, there was never a major shock among key stakeholder groups. Overall, Reputational Health is good.
How good is a good reputational health? In the case of Target, its reputational value peaked near June 2013 as shown in the 3-year chart below. The decline in reputational value since then is nearly linear, with the immediate effects of the data breach being nothing more than a short-term shift in the overall trend. In other words, the data breach was not the long-term cause of Target's loss of Reputation Premium nor the long-term cause of Target's loss in Reputational Value. Rather, the entire industry - discount retailing -- is losing its value proposition. The data breach at Target helped temporarily mask the real cause of decline: the business strategy is failing.
It can be argued that a CEO is obliged to fall on his sword for advocating and implementing a failing strategy. And with this in mind, it might be argued that the equity price fall Monday morning represented equity investor recognition of the real reason for termination. But frankly, absent quantitative metrics to inform the board, management, and the communications arms of Target, it is hard to know what they know or why they think they acted the way they did. Worst, if Steinhafel was aware of the overall industry decline and was working on a plan to save Target, then it is a particularly bad time to be making changes at the top. Remember how well that worked out for JCPenny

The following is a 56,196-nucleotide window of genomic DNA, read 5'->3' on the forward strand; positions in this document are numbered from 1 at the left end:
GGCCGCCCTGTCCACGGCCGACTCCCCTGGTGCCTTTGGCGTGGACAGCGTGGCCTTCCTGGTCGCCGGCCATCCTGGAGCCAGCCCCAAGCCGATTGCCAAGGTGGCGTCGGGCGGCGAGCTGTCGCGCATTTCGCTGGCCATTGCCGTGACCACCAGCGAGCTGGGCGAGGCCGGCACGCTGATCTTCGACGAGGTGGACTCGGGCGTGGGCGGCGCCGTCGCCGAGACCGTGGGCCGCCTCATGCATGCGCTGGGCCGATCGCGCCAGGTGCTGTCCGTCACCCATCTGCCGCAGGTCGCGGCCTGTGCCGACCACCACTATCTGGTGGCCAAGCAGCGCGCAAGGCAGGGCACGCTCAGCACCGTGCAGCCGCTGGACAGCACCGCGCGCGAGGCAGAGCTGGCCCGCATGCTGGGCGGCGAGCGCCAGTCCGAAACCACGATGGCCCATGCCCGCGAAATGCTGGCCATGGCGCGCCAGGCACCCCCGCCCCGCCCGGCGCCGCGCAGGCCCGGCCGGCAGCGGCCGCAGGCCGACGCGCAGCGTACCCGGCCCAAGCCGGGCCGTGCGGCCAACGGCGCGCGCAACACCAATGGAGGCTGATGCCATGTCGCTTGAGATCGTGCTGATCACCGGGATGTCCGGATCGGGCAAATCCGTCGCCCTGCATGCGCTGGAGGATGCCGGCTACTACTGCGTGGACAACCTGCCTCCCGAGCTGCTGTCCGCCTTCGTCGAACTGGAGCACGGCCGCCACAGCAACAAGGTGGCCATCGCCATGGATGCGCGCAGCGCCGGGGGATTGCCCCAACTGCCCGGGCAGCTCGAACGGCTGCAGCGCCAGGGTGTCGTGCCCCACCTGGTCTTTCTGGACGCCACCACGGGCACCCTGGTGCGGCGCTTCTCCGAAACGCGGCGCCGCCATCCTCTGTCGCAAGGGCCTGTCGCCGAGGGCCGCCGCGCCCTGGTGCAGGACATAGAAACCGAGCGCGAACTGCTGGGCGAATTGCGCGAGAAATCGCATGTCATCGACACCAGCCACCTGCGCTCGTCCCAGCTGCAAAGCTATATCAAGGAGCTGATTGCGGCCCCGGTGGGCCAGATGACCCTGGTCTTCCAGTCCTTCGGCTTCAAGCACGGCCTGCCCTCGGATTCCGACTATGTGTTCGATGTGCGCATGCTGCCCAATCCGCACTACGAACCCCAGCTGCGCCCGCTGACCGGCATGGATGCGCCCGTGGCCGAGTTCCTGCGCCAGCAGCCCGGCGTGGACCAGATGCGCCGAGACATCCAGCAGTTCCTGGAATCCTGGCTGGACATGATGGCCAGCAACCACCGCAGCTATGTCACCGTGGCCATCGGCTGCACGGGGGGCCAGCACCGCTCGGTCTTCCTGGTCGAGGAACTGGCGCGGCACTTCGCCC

Managing an operational failure with one eye towards the media is prudent, but the tail should not wag the dog. If the real problem is a sector decline, it would be best to focus attention on that problem and not the irrelevant noise generated by those who make a living generating noise. Sir John Rose, former CEO of Rolls-Royce (LON:RR), set the standard to putting mind to what mattered when he ignored the media for weeks after a Rolls-Royce engine exploded on a Quantas super jumbo in November 2010. Instead, he identified the source of the problem and fixed it to the satisfaction of regulators, and more importantly, a key customer. Less than 10 weeks after what was viewed as a reputational crisis, British Airways announced
that it was equipping its latest super jumbo acquisitions with...the same Rolls-Royce engine. And as Rolls-Royce spent ample cash indemnifying customers for downtime, and as the sales book was booming and stock price rocketing
, less than 20 weeks after the affair, Sir John stepped down, sat on his motorcycle, and rode into the sunset.
Twenty weeks from the breach and the Chairman/CEO has been sacrificed. Quantitative reputation metrics, including the Loss Gates charts for Target's objectively measured
crisis trigger points, do not show a crisis. It is one more example of a needless loss of executive life.
Management and boards require metrics to do their work properly, and Directors and Officers deserve protections for their personal reputations in shitstorms. Absent measures of reputational value, rash decision informed only by PR and media activity may be made with awful consequences. Absent protections for corporate leadership, good people may be thrown overboard to no avail. There are many lessons to be learned here.